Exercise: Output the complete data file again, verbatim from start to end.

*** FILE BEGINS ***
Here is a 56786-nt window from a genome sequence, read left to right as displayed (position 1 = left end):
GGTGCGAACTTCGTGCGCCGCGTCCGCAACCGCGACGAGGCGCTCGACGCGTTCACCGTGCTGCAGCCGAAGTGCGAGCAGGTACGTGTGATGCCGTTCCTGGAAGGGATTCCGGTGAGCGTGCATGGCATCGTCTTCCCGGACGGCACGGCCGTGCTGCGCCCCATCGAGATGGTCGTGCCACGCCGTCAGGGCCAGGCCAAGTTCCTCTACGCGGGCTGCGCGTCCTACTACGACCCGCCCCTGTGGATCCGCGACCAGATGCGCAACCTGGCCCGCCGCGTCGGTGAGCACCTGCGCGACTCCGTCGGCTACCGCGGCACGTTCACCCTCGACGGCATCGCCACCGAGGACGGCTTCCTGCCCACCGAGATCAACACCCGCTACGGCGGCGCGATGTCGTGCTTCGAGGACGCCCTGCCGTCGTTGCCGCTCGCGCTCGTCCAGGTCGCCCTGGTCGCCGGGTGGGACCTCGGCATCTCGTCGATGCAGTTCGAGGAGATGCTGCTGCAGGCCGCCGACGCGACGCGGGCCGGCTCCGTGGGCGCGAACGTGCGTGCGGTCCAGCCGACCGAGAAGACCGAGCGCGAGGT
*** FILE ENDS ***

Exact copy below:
Here is a 56786-nt window from a genome sequence, read left to right as displayed (position 1 = left end):
GGTGCGAACTTCGTGCGCCGCGTCCGCAACCGCGACGAGGCGCTCGACGCGTTCACCGTGCTGCAGCCGAAGTGCGAGCAGGTACGTGTGATGCCGTTCCTGGAAGGGATTCCGGTGAGCGTGCATGGCATCGTCTTCCCGGACGGCACGGCCGTGCTGCGCCCCATCGAGATGGTCGTGCCACGCCGTCAGGGCCAGGCCAAGTTCCTCTACGCGGGCTGCGCGTCCTACTACGACCCGCCCCTGTGGATCCGCGACCAGATGCGCAACCTGGCCCGCCGCGTCGGTGAGCACCTGCGCGACTCCGTCGGCTACCGCGGCACGTTCACCCTCGACGGCATCGCCACCGAGGACGGCTTCCTGCCCACCGAGATCAACACCCGCTACGGCGGCGCGATGTCGTGCTTCGAGGACGCCCTGCCGTCGTTGCCGCTCGCGCTCGTCCAGGTCGCCCTGGTCGCCGGGTGGGACCTCGGCATCTCGTCGATGCAGTTCGAGGAGATGCTGCTGCAGGCCGCCGACGCGACGCGGGCCGGCTCCGTGGGCGCGAACGTGCGTGCGGTCCAGCCGACCGAGAAGACCGAGCGCGAGGT